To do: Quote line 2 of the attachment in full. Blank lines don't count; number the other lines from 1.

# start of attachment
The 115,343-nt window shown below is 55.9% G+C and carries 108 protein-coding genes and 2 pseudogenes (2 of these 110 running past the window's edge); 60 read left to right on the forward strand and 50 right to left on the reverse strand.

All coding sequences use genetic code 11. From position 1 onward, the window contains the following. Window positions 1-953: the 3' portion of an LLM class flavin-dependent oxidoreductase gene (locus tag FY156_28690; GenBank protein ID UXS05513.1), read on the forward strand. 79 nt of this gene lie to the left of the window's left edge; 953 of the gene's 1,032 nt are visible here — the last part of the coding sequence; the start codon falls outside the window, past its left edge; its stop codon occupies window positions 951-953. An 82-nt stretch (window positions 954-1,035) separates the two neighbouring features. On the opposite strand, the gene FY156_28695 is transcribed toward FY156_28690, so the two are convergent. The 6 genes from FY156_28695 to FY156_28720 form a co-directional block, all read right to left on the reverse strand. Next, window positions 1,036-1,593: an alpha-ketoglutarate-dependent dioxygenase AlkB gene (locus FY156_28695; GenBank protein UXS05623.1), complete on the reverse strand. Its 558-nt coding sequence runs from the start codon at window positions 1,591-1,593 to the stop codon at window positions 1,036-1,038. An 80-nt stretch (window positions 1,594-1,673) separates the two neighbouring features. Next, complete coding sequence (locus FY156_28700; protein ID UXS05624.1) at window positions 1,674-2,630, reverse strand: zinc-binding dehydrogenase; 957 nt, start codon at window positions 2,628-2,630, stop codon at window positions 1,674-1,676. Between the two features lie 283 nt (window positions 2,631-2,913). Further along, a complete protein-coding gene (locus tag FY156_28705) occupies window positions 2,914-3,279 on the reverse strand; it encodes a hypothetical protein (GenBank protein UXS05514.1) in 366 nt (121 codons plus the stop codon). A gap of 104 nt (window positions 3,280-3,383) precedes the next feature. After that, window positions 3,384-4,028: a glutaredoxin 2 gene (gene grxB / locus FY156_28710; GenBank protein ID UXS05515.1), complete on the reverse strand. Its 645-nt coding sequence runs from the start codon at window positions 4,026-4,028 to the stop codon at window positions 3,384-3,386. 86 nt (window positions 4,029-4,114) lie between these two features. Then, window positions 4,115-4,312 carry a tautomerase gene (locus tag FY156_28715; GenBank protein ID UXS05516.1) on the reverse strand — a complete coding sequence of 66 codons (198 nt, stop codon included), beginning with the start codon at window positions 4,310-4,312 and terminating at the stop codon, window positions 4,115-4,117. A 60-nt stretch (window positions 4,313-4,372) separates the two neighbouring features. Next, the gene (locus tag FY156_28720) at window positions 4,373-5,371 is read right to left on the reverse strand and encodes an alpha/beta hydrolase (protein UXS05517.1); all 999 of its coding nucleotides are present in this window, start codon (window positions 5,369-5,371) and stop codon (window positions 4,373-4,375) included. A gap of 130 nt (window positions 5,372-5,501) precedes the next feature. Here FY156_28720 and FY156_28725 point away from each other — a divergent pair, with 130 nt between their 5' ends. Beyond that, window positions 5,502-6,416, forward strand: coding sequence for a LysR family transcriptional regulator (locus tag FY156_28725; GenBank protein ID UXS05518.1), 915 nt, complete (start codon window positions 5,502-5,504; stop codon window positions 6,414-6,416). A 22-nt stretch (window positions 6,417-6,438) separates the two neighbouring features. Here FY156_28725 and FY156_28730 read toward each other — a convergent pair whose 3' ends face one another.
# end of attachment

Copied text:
All coding sequences use genetic code 11. From position 1 onward, the window contains the following. Window positions 1-953: the 3' portion of an LLM class flavin-dependent oxidoreductase gene (locus tag FY156_28690; GenBank protein ID UXS05513.1), read on the forward strand. 79 nt of this gene lie to the left of the window's left edge; 953 of the gene's 1,032 nt are visible here — the last part of the coding sequence; the start codon falls outside the window, past its left edge; its stop codon occupies window positions 951-953. An 82-nt stretch (window positions 954-1,035) separates the two neighbouring features. On the opposite strand, the gene FY156_28695 is transcribed toward FY156_28690, so the two are convergent. The 6 genes from FY156_28695 to FY156_28720 form a co-directional block, all read right to left on the reverse strand. Next, window positions 1,036-1,593: an alpha-ketoglutarate-dependent dioxygenase AlkB gene (locus FY156_28695; GenBank protein UXS05623.1), complete on the reverse strand. Its 558-nt coding sequence runs from the start codon at window positions 1,591-1,593 to the stop codon at window positions 1,036-1,038. An 80-nt stretch (window positions 1,594-1,673) separates the two neighbouring features. Next, complete coding sequence (locus FY156_28700; protein ID UXS05624.1) at window positions 1,674-2,630, reverse strand: zinc-binding dehydrogenase; 957 nt, start codon at window positions 2,628-2,630, stop codon at window positions 1,674-1,676. Between the two features lie 283 nt (window positions 2,631-2,913). Further along, a complete protein-coding gene (locus tag FY156_28705) occupies window positions 2,914-3,279 on the reverse strand; it encodes a hypothetical protein (GenBank protein UXS05514.1) in 366 nt (121 codons plus the stop codon). A gap of 104 nt (window positions 3,280-3,383) precedes the next feature. After that, window positions 3,384-4,028: a glutaredoxin 2 gene (gene grxB / locus FY156_28710; GenBank protein ID UXS05515.1), complete on the reverse strand. Its 645-nt coding sequence runs from the start codon at window positions 4,026-4,028 to the stop codon at window positions 3,384-3,386. 86 nt (window positions 4,029-4,114) lie between these two features. Then, window positions 4,115-4,312 carry a tautomerase gene (locus tag FY156_28715; GenBank protein ID UXS05516.1) on the reverse strand — a complete coding sequence of 66 codons (198 nt, stop codon included), beginning with the start codon at window positions 4,310-4,312 and terminating at the stop codon, window positions 4,115-4,117. A 60-nt stretch (window positions 4,313-4,372) separates the two neighbouring features. Next, the gene (locus tag FY156_28720) at window positions 4,373-5,371 is read right to left on the reverse strand and encodes an alpha/beta hydrolase (protein UXS05517.1); all 999 of its coding nucleotides are present in this window, start codon (window positions 5,369-5,371) and stop codon (window positions 4,373-4,375) included. A gap of 130 nt (window positions 5,372-5,501) precedes the next feature. Here FY156_28720 and FY156_28725 point away from each other — a divergent pair, with 130 nt between their 5' ends. Beyond that, window positions 5,502-6,416, forward strand: coding sequence for a LysR family transcriptional regulator (locus tag FY156_28725; GenBank protein ID UXS05518.1), 915 nt, complete (start codon window positions 5,502-5,504; stop codon window positions 6,414-6,416). A 22-nt stretch (window positions 6,417-6,438) separates the two neighbouring features. Here FY156_28725 and FY156_28730 read toward each other — a convergent pair whose 3' ends face one another.